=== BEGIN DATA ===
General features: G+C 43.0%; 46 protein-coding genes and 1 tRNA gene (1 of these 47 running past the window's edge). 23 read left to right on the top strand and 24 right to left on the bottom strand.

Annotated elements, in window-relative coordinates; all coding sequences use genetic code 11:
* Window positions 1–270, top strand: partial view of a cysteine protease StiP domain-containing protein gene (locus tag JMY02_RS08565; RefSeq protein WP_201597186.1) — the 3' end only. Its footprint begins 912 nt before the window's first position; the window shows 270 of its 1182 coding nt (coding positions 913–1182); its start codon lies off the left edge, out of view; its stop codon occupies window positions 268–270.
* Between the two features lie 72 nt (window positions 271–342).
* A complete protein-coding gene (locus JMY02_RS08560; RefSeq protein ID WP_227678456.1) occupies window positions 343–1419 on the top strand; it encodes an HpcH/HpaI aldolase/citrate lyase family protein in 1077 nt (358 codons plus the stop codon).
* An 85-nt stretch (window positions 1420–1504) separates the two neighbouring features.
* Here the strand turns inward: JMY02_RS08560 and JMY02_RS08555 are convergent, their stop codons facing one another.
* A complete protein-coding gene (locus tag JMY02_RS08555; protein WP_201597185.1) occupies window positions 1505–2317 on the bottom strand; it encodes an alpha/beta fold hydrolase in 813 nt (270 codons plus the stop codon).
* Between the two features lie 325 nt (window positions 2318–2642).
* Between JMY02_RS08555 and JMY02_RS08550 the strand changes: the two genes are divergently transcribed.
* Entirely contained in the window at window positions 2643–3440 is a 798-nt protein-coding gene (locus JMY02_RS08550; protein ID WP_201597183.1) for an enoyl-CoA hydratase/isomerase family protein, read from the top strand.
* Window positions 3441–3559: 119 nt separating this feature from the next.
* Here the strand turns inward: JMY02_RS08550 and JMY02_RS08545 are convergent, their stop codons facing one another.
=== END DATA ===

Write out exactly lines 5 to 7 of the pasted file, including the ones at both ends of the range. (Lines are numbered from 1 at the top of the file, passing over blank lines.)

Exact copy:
* A complete protein-coding gene (locus JMY02_RS08560; RefSeq protein ID WP_227678456.1) occupies window positions 343–1419 on the top strand; it encodes an HpcH/HpaI aldolase/citrate lyase family protein in 1077 nt (358 codons plus the stop codon).
* An 85-nt stretch (window positions 1420–1504) separates the two neighbouring features.
* Here the strand turns inward: JMY02_RS08560 and JMY02_RS08555 are convergent, their stop codons facing one another.